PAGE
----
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Back At The Top: Heath Streak

Heath Streak has returned to his rightful place as the bulwark of Zimbabwe's bowling attack after missing four Tests and five one-day matches due to a recurrence of his knee injury - and how Zimbabwe missed him

John Ward
23-Feb-2000
Heath Streak has returned to his rightful place as the bulwark of Zimbabwe's bowling attack after missing four Tests and five one-day matches due to a recurrence of his knee injury - and how Zimbabwe missed him! Here he talks to John Ward about his return to the Zimbabwean team, and especially about his part in Zimbabwe's historic victory over South Africa at Durban.
JW: Heath, first please can you trace the history of your knee injury and especially how it has affected you during the last year.
HS: It's something that has taken a couple of seasons and has just got progressively worse. It's been a chronic tendonitis problem, through over-use, and it's because of the force going through the knee when I'm landing. There was a small injury in there and by favouring it the muscles in there that support that particular tendon got progressively weaker, and then with the strapping that just made the problem worse than it was originally. At the World Cup it came to a head, and after that it was really frustrating me and limiting the quality of my practice in the nets. It was affecting my game and I had to get it seen to.
JW: When did it first start bothering you?
HS: Two seasons ago. I had a cortisone injection on it, and that seemed to help it for a while, and it subsided for half a season. I went to Cape Town to the Sports Institute and saw some specialists about my knee there a year ago. They gave me exercises to do, which I did, but halfway through the following season it started to come back again. Eventually I had to have a minor operation on it, and it's just been something that I've had get done. Unfortunately I came back a bit early, playing against the Australians, which set it back a bit. It's still not 100%, but it's getting a little bit better with the rehab I've done. Austin Jeanes in Harare has helped me a lot, and it's a lot better than it was, and I'm getting back almost to full fitness now.
JW: What were your preparations for the South African tour then?
HS: I did a lot of bowling at home in our nets, and then a lot with the guys. I didn't have a lot of match preparation, but it was just one of those things where I had to be careful how much I did on my knee. I just had to be careful not to overdo it, and I had to get a limitation on that.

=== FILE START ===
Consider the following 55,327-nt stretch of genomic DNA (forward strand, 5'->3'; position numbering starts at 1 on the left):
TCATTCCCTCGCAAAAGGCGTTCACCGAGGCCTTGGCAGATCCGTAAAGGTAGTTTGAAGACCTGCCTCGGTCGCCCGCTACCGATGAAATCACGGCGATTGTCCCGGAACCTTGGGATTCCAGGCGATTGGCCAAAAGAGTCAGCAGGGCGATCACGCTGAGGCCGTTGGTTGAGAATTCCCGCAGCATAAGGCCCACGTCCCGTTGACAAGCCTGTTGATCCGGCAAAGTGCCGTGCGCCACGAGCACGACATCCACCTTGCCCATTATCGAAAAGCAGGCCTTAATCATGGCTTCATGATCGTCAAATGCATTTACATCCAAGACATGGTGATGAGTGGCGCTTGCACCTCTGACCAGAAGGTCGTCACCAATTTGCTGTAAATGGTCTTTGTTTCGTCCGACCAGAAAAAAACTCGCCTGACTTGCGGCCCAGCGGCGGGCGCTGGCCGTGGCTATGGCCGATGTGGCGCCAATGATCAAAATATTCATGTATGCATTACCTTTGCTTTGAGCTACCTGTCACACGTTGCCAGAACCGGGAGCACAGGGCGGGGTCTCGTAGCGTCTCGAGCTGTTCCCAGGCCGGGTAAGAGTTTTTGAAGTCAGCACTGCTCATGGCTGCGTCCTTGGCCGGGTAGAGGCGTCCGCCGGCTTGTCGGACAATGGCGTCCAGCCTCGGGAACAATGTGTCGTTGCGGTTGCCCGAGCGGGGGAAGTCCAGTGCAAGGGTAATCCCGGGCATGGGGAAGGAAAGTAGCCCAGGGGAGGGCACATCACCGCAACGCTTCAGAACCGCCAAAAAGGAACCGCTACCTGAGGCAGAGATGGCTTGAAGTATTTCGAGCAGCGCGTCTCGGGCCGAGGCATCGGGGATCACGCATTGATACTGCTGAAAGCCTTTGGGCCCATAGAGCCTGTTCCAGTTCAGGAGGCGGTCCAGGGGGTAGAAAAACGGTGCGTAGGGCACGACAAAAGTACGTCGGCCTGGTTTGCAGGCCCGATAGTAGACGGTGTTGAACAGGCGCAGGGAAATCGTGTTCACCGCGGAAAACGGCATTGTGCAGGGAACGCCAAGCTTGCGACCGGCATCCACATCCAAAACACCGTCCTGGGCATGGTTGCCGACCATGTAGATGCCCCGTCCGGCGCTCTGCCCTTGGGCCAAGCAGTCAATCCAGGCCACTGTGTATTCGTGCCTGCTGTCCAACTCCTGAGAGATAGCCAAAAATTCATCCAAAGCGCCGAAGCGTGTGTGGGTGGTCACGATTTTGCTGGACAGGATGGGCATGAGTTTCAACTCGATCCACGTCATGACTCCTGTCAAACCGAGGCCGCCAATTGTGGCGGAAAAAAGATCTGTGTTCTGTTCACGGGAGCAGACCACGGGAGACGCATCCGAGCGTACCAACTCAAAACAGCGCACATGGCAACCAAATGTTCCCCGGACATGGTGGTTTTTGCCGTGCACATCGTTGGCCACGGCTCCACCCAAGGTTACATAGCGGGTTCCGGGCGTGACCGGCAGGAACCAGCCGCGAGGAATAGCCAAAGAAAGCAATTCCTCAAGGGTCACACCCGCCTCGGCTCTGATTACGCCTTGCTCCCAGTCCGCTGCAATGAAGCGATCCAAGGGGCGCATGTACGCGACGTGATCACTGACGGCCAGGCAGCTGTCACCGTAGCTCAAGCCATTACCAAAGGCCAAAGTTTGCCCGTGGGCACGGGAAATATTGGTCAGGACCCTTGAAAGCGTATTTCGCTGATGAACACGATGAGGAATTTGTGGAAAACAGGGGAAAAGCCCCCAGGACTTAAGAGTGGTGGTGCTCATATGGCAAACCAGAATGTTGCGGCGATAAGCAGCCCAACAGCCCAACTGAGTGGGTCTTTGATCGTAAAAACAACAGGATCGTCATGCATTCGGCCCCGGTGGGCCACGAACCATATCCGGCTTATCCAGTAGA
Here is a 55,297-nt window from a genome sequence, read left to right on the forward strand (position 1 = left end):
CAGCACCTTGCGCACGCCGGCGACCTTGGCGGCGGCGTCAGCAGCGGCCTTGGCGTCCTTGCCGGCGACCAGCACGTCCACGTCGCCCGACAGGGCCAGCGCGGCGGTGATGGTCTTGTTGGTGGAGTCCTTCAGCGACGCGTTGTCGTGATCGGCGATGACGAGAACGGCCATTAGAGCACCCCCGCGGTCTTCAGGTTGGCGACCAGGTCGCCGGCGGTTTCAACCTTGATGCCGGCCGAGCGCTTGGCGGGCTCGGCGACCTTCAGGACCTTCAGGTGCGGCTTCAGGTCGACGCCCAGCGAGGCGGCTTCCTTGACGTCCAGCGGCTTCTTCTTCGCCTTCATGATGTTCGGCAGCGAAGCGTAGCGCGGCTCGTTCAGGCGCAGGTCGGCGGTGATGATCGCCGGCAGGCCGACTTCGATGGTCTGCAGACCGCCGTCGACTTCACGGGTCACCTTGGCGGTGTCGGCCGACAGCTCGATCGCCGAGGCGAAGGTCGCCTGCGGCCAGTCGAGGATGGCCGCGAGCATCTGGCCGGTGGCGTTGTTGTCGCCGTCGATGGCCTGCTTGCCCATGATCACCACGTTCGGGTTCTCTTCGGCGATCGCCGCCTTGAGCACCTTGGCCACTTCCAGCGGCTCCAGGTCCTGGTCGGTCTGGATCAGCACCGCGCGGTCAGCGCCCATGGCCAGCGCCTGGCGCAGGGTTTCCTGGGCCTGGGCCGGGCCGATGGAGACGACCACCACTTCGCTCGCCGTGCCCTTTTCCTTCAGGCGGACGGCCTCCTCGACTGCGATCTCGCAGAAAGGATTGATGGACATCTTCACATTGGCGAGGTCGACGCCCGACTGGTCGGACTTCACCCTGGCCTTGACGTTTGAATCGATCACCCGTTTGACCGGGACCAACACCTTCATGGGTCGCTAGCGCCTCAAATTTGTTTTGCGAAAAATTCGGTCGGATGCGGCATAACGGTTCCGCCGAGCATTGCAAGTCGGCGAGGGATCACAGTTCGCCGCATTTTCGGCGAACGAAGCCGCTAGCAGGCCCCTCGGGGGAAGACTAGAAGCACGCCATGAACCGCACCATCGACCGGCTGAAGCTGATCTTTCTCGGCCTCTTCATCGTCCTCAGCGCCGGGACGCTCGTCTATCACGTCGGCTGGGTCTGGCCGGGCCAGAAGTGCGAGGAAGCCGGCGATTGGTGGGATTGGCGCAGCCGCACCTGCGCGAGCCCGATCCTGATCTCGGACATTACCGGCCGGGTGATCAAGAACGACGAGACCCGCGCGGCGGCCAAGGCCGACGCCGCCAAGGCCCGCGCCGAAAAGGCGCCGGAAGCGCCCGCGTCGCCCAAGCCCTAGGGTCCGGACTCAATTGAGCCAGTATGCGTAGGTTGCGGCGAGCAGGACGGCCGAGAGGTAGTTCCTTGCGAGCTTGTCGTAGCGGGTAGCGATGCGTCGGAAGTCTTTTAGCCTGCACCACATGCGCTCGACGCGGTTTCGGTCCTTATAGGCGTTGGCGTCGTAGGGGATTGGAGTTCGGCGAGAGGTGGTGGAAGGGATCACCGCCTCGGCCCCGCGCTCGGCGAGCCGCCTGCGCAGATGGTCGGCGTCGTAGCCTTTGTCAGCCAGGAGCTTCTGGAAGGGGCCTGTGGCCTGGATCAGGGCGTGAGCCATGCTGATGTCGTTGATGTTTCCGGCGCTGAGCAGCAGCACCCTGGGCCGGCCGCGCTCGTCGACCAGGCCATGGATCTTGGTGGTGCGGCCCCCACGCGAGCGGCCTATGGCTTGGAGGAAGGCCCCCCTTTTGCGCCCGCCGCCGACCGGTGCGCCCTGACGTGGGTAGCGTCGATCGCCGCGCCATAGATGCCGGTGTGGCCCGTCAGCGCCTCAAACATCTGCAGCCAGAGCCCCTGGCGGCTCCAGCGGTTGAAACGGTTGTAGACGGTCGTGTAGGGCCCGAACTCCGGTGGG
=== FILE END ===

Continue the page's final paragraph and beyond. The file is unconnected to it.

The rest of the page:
JW: When did you actually start bowling again?
HS: About two weeks prior to the South African tour. When I say bowling, I mean bowling with a run-up. Prior to that I had done a lot in the nets just bowling off a couple of steps to keep the action grooved and trying to get back into it. So really I didn't have much practice going into the South African trip.
JW: Did it give you any worries on tour?
HS: Not really. Obviously in one-day games when you're batting you're doing a lot of shuffles and a lot of running in between, and towards the end of the game I could feel it a little bit, but nothing substantial and it recovered pretty quickly.
JW: If we had a five-day Test now, do you feel you would be fit for it?
HS: Yes, I think so, but definitely there would be limitations about how many overs I'd be bowling and I don't think I'd be bowling 25 overs in a day. Hopefully by the West Indies it will be a lot stronger and I'll just have to work out what that limitation's going to be, how many overs I can handle in a day.
JW: Have you held back on the pace a bit because of that?
HS: It's not really a case of holding back; it takes a bit of time, and you can be putting in maximum effort but it takes a bit of time to get back to full pace, getting back the strength to bowl, and it's one of those things that will come the more I play. I think I'm getting back close now to where I was a couple of seasons ago.
JW: What were your best moments bowling-wise in South Africa?
HS: I think in most of the games I was reasonably happy; I've tried to work on limiting wides and that sort of thing. I enjoyed the first game at the Wanderers [Johannesburg] - I thought I bowled reasonably well there, and most of my spells were pretty economical, but there wasn't really any one spell that stood out. Maybe that last game in Port Elizabeth where I turned in quite economical figures. I think probably if we had not lost as many wickets up front we could have come close to winning that game.
JW: How did your bowling go in that victory over South Africa in Durban?